2012 Le Mans MotoGP Race Result: Dominant Victory And Epic Battle For Podium
Results and summary of the MotoGP race at Le Mans:
Jorge Lorenzo has wrenched back the momentum of the 2012 championship by taking a supreme victory at the French Grand Prix in Le Mans. Lorenzo dominated almost from the start to take the lead in the championship by 8 points.
With Dani Pedrosa on pole, the question of who would be first into the chicane at Le Mans was never in doubt. The Spaniard led the field through the first few corners, but Jorge Lorenzo was a man on a mission from the start. The 2010 World Champion was up to 2nd after the first couple of corners, and snapping at the heels of the Pedrosa as they rounded Le Musee. At the double right at Garage Vert, Lorenzo was past, and was gone. The Spaniard pushed hard in the early stages to get a gap, and though Casey Stoner closed up in the middle part of the race, there was no one who could match his pace. Lorenzo managed the gap to come home with a comfortable lead and a massively deserved victory.
Though Lorenzo effectively had the race won before the first lap was even halfway done, the battle behind him turned out to be one for the ages, for many reasons. Dani Pedrosa would not capitalize on his rocket start, the Repsol Honda man going backwards after the first few corners. Teammate Casey Stoner came past on the second lap, and Valentino Rossi, Andrea Dovizioso and Cal Crutchlow would follow in short order, leaving Pedrosa to fend off Stefan Bradl further down the order. Stoner held station with Lorenzo at first, though the Spaniard was a long way ahead, before starting to close in on him a little during the middle section of the race. But at around the two-thirds mark, Stoner's pace began to flag, and the group behind started to close.
That group, containing Valentino Rossi on the Ducati, and the two Monster Tech 3 Yamahas of Cal Crutchlow and Andrea Dovizioso, provided the best entertainment of the day, at least until they caught up with Stoner. Rossi led the chase for the most part, but both Crutchlow and Dovizioso took their turns at the head of the group. Places were swapped, and quarter was neither given nor asked, but as the race went on, Rossi emerged as the stronger of the three. With the pace at this level, mistakes were inevitable, and Crutchlow was the first to falter, falling on lap 19 at the chicane, though he would manage to rejoin the race. Once Rossi was past Dovizioso and chasing Stoner, Dovizioso too would fall, but like his teammate, would rejoin and finish, the two teammates scoring a Tech 3 1-2, but much further down the field than team boss Herve Poncharal had hoped for.
Having shaken off Dovizioso, Rossi set his sights on Stoner, and with the Australian's pace starting to flag, the gap between the two bitter rivals would not hold. While catching Stoner was relatively easy, getting past would not be, both men determined not to cede an inch to one another. Where Rossi thrust, Stoner parried, the pair swapping places as the laps began to tick off, but on the penultimate lap, Rossi's challenge would prove too strong for the Australian. A jubilant Valentino Rossi would cross the line in 2nd, his best ever result on the Ducati and a repeat of the podium at Le Mans last year. Stoner would be forced to settle for 3rd, limiting the damage to his championship challenge, and extending his podium streak to 19 races.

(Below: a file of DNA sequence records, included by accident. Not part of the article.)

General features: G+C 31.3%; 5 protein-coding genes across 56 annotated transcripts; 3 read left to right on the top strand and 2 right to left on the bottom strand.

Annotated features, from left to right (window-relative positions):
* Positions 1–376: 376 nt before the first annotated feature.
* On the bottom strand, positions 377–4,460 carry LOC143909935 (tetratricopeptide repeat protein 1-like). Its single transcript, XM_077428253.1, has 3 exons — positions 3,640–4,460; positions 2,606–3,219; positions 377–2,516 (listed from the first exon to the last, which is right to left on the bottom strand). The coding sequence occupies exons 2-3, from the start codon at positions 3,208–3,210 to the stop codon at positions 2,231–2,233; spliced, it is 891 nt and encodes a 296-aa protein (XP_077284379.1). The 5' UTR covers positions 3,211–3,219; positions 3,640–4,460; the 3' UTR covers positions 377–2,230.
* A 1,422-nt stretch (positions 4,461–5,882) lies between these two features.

Dani Pedrosa came home a lonely 4th, boosted a couple of places by the mistakes of the Tech 3 riders, while Stefan Bradl rode an outstanding race to come home in 5th, his best ever result in MotoGP. Nicky Hayden made it two Ducatis in the top 6, finishing ahead of the crashed Tech 3 riders Andrea Dovizioso and Cal Crutchlow, both of whom had looked in with a genuine shout at their first podium of the year at Le Mans. Hector Barbera came home in 9th, while Alvaro Bautista could not capitalize on the strong pace he had shown in practice, to take 10th. After having the threat of a sacking hanging over his head early in the season, a little help from Aprilia with the electronics of his ART bike helped James Ellison score an excellent result, coming home as the first CRT bike.
That electronics cannot cure all ills was demonstrated at the start of the race. Both Ben Spies and Randy de Puniet had to start from the wettest inside part of the grid, and both got horribly squirrelly off the line, despite launch control and anti-wheelie electronics. De Puniet got the worst of it, losing control of his bike entirely, and crashing before he had even crossed the start line. In the end, he returned to the pits and went out on his second bike.
Lorenzo's victory opens up the championship once again. The Spaniard retakes the lead from Casey Stoner, extending it to 8 points over the Australian. The two men are pulling firmly away from Dani Pedrosa, while just 1 point separates the two Tech 3 riders in 4th and 4th place.
|13||41||Aleix ESPARGARO||ART||49'55.456||1 lap|
|14||51||Michele PIRRO||FTR||50'03.709||1 lap|
|15||68||Yonny HERNANDEZ||BQR||50'13.248||1 lap|
|16||11||Ben SPIES||YAMAHA||50'55.642||1 lap|
|17||7||Chris VERMEULEN||SUTER||49'42.348||2 lap|
|18||22||Ivan SILVA||BQR||51'28.427||2 lap|
|9||Danilo PETRUCCI||IODA||43'54.019||4 laps|
|14||Randy DE PUNIET||ART||42'19.625||6 laps|
|17||Karel ABRAHAM||DUCATI||20'45.461||17 laps|